ATMORE, Alabama: Alabama executed convicted murderer Kenneth Eugene Smith on Thursday using nitrogen gas, marking the first time this method has been used in the United States. Smith, 58, was convicted of the 1988 murder-for-hire of a pastor’s wife and had been on death row for over 30 years. He was pronounced dead at 8:25 pm following the execution at Holman Prison in Atmore.
The use of nitrogen hypoxia for execution has been met with criticism from human rights organizations, with many claiming it to be an untested and inhumane method. Witnesses reported that Smith experienced discomfort and heavy breathing for several minutes before being pronounced dead.
Alabama is one of three US states, along with Oklahoma and Mississippi, to approve the use of nitrogen hypoxia for execution. The state has defended the method as “the most humane method of execution ever devised.” However, the United Nations rights office in Geneva has urged Alabama to abandon the use of this “novel and untested” method, citing concerns of potential torture or other cruel and inhumane treatment.
Smith’s execution by nitrogen gas follows a failed attempt in November 2022 to administer a lethal injection, during which prison officials were unable to set intravenous lines. The use of nitrogen gas for execution, while previously used for animals, has never been tested on humans in the United States. This has raised questions about the ethical and legal implications of using such a method for carrying out capital punishment.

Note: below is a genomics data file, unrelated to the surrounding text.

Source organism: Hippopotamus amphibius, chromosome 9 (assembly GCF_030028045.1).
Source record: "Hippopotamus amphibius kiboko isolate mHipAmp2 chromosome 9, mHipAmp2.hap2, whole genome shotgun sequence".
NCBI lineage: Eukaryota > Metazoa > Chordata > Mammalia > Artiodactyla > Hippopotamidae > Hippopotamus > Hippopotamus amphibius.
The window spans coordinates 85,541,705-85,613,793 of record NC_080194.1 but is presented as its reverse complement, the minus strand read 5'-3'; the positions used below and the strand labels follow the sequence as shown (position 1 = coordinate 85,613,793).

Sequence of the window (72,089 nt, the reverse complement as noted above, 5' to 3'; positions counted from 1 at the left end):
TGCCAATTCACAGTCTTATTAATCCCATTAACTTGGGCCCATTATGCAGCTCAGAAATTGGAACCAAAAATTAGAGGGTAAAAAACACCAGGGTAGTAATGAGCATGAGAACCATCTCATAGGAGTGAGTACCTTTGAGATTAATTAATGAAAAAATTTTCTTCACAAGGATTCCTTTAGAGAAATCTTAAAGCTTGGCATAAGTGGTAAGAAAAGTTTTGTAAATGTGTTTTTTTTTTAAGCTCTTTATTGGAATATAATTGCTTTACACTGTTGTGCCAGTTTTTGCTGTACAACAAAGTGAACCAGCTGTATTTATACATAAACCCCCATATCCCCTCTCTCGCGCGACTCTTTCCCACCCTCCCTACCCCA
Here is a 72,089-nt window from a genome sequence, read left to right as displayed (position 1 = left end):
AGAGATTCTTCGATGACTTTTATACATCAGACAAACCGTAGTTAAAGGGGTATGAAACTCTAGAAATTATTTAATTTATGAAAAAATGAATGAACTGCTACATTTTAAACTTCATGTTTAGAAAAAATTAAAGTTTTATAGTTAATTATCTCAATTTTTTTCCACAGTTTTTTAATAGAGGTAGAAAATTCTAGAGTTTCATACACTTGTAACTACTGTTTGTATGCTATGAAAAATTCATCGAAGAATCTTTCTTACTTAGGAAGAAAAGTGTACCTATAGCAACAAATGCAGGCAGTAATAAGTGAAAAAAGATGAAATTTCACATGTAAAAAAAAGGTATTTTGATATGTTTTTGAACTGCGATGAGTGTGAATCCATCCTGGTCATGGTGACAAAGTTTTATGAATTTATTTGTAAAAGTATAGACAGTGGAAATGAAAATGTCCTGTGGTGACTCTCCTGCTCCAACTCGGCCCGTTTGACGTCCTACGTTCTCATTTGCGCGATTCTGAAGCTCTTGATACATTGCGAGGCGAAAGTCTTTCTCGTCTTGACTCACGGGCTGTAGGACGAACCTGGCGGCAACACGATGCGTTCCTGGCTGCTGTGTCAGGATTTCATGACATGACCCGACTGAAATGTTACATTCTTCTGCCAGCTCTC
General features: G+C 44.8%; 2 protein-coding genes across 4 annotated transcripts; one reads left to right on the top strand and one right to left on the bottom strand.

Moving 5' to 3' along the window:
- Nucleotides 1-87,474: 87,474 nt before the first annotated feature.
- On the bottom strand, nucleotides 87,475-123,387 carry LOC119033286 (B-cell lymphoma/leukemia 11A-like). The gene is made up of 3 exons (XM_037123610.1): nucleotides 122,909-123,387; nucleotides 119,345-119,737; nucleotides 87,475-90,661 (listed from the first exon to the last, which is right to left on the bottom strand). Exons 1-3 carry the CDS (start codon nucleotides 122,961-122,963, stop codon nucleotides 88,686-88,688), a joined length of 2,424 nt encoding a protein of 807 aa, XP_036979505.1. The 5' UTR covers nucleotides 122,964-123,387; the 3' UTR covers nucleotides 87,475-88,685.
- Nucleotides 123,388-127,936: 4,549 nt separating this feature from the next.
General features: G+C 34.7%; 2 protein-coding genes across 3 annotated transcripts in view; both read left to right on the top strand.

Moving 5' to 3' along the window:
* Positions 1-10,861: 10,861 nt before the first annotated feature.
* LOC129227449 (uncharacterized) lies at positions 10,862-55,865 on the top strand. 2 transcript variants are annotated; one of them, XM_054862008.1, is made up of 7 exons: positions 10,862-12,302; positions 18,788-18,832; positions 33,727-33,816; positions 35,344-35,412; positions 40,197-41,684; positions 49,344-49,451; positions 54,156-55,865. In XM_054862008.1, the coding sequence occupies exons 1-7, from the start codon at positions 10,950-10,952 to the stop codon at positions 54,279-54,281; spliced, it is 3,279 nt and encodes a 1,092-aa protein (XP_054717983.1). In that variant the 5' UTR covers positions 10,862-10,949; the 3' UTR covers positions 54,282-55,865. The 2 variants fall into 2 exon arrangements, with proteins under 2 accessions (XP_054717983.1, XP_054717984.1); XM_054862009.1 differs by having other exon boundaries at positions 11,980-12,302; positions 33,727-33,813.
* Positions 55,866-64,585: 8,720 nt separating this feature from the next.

Despite the use of nitrogen gas in this execution, public opinion on the death penalty in the United States has been shifting, with a recent Gallup Poll showing that only 53 percent of Americans support it for individuals convicted of murder. Furthermore, capital punishment has been abolished in 23 US states, and six others have halted its use.
The execution of Kenneth Smith raises ethical and legal questions about the methods of execution used in capital punishment, as well as the lengthy time individuals spend on death row. As the debate over the death penalty continues, advocates and opponents alike are closely watching the developments in Alabama and other states that have approved the use of nitrogen hypoxia for execution.